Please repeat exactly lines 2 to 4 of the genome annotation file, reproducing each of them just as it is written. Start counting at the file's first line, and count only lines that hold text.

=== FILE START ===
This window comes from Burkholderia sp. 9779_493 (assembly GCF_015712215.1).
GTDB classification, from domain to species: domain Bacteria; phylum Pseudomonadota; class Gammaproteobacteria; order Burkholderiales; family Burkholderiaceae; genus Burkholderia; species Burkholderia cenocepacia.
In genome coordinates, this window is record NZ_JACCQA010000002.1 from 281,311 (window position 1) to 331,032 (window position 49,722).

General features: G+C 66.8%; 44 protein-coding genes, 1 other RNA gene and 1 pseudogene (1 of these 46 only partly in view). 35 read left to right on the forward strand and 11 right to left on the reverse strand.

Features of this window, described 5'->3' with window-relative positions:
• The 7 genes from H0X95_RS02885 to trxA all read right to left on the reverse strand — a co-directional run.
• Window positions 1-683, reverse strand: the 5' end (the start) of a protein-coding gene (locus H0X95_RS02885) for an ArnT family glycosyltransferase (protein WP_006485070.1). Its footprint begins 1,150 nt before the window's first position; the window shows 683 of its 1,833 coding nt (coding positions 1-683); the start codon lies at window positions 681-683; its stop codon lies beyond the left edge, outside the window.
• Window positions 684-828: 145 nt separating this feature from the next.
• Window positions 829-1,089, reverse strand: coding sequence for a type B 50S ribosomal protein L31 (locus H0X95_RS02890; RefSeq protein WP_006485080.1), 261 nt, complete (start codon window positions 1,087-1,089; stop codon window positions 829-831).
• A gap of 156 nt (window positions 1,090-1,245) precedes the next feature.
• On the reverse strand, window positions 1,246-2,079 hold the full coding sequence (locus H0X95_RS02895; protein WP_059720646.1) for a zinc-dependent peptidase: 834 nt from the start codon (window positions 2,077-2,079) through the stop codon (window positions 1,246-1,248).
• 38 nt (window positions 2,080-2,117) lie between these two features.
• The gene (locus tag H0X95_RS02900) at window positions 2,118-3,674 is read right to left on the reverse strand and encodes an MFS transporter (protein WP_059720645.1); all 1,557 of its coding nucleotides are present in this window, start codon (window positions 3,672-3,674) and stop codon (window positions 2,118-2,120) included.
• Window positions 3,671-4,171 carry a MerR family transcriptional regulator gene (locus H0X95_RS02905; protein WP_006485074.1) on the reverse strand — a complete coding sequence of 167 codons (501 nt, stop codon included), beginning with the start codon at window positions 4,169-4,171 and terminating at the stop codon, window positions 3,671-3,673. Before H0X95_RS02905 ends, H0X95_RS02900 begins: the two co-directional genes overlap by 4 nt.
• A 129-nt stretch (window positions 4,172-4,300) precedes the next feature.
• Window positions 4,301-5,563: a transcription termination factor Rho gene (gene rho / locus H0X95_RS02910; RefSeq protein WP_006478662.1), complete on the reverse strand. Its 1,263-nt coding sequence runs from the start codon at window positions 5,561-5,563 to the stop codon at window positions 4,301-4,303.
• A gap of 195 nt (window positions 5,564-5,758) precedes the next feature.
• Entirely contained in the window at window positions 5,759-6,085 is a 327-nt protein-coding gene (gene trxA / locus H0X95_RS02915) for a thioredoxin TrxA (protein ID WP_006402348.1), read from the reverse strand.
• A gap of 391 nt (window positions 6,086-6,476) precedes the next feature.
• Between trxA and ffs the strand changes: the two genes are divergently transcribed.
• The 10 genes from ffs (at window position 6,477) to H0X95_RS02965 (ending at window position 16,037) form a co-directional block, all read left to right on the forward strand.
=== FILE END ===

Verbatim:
GTDB classification, from domain to species: domain Bacteria; phylum Pseudomonadota; class Gammaproteobacteria; order Burkholderiales; family Burkholderiaceae; genus Burkholderia; species Burkholderia cenocepacia.
In genome coordinates, this window is record NZ_JACCQA010000002.1 from 281,311 (window position 1) to 331,032 (window position 49,722).

General features: G+C 66.8%; 44 protein-coding genes, 1 other RNA gene and 1 pseudogene (1 of these 46 only partly in view). 35 read left to right on the forward strand and 11 right to left on the reverse strand.